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The photos show the site model of Penhale. This was created using foam, tinfoil, polyfiller and paints. The small military buildings are created from white and sprayed in an off white.
The model communicates the "uncanny" (Vidler, 1992) nature of the site successfully. The model also aims to display the juxtaposition between the mass of the headland versus the light weight militant structures which occupy the cliff.
Posted 20 Oct 2021 14:46
This exploded Isometric explains the efficient tectonic and light weight structure of the Nissan Hut. These durable and functional buildings have stood the test of time at Penhale. They have been affected by prevailing winds travelling off the sea and heavy storms around the coast now for over 80 years. The structures despite some smashed windows are still in good condition, boasting their robust design.
Posted 20 Oct 2021 14:42
Primary research has been carried out by interviewing former Soldiers who stayed and trained at Penhale Military camp. Many stories were told bringing the memory of the site to life.
Many moving memories were kindly shared:

"Stanley chose to stay in the hut and that is where a lone German bomber managed to get a direct hit with a high explosive bomb. Stanley lost his life that day and was buried in the local churchyard along with eighteen other men in a single grave...
Posted 20 Oct 2021 14:37
Our chosen site is Penhale Military camp, located on the coast of North Devon. The project started by researching abandoned military camps and their contentious and unwelcoming natures. Redeveloping these sites can be problematic and therefore many are left unused. We have chosen this large eerie site on top of the cliffs and have started to peel back the many layers of history which this site possesses. The military camp was created in 1939 and has been operation up until 11 years ago. A developer has purchased the site and proposed a residential project which many locals are objecting to.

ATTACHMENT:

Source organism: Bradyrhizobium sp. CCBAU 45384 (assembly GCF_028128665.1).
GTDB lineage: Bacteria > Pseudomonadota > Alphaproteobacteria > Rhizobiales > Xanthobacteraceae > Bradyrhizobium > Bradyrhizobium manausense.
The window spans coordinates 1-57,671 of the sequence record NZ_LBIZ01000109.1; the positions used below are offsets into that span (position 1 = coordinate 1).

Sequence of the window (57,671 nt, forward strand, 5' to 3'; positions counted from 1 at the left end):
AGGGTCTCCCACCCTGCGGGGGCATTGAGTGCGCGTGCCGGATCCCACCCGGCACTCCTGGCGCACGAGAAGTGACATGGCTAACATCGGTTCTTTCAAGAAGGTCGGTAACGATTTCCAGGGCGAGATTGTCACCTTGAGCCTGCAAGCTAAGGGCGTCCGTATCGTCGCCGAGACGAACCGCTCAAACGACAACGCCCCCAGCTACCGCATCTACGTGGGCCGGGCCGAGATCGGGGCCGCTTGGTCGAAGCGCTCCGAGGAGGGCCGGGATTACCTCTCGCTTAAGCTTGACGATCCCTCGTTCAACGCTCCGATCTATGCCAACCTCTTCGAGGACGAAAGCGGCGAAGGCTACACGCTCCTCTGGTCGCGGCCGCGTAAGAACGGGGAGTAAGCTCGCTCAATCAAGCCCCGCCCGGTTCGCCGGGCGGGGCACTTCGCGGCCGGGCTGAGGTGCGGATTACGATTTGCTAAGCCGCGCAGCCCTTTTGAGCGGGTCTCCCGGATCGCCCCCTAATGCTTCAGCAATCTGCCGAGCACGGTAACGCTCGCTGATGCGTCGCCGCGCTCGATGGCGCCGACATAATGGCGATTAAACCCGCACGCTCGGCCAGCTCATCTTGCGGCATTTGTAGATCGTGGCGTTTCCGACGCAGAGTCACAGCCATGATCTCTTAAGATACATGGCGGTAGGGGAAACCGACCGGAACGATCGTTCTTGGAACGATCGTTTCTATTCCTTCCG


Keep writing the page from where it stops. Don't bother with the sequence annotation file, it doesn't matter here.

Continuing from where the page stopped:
Posted 20 Oct 2021 14:30
Farah and Syahirah

Do you know that before terraced housing, back-to-back type were very popular due to its cheaper cost. However, in the late 19th century, it was banned due to health and sanitary concern and since then many of those houses are demolished throughout the UK, although there are still some survived. The 9-11 Black Abbey Street building is one of the surviving examples of a house and back-to-back cottages.
Posted 16 Oct 2021 00:48
Farah and Syahirah

Based on descriptions provided, we try to recreate the 18th century interior of the 1-7 Black Abbey Street building. The function of the building has changed so much from a grange to cowhouses to barn and stables, and recently just before the fire, as retail stores.
Posted 16 Oct 2021 00:42
Circulation Proposal
Farah and Syahirah

Developing our facade intervention idea from previous week, instead of a mere exhibition, we proposed for the possibility of interaction between visitors and urban artefacts that will be installed in the Black Abbey Street.
Posted 16 Oct 2021 00:33
Site Mapping
Farah and Syahirah

Mapping our chosen site for intervention, Black Abbey Street, within the town of Accrington. Our intention is to revive the true value of the Black Abbey Street, locally dubbed as the 'first hamlet of Accrington', as a gateway and destination. Our intervention will then re-activate the high streets including the Blackburn Road and Abbey Street, as well as other points of interests identified.
Posted 16 Oct 2021 00:28
Another street of interest looks into a ruin of the former Conservative Club in Cannon Street. Like Black Abbey Street, this building also suffered a burn (by arson) in 2016.
Posted 15 Oct 2021 15:05
The first entry starts with the image of what believed as "the first hamlet of Accrington" in Black Abbey Street.
Posted 15 Oct 2021 14:59